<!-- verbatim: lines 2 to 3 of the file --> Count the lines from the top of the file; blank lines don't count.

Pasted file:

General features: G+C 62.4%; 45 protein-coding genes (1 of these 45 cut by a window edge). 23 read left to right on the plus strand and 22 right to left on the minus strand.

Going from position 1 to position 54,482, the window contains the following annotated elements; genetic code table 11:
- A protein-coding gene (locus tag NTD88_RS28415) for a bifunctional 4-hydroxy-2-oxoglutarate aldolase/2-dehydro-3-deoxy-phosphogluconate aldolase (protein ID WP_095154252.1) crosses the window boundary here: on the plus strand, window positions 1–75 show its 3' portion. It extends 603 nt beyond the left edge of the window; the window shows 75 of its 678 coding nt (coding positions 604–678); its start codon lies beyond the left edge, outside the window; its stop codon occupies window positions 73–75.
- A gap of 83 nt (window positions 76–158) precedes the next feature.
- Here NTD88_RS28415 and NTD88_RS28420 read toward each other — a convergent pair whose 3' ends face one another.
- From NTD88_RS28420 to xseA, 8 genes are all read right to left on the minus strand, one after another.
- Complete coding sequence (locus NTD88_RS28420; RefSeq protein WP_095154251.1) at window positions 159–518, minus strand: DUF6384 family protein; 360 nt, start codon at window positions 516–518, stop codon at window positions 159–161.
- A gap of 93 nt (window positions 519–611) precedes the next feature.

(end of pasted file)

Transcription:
Going from position 1 to position 54,482, the window contains the following annotated elements; genetic code table 11:
- A protein-coding gene (locus tag NTD88_RS28415) for a bifunctional 4-hydroxy-2-oxoglutarate aldolase/2-dehydro-3-deoxy-phosphogluconate aldolase (protein ID WP_095154252.1) crosses the window boundary here: on the plus strand, window positions 1–75 show its 3' portion. It extends 603 nt beyond the left edge of the window; the window shows 75 of its 678 coding nt (coding positions 604–678); its start codon lies beyond the left edge, outside the window; its stop codon occupies window positions 73–75.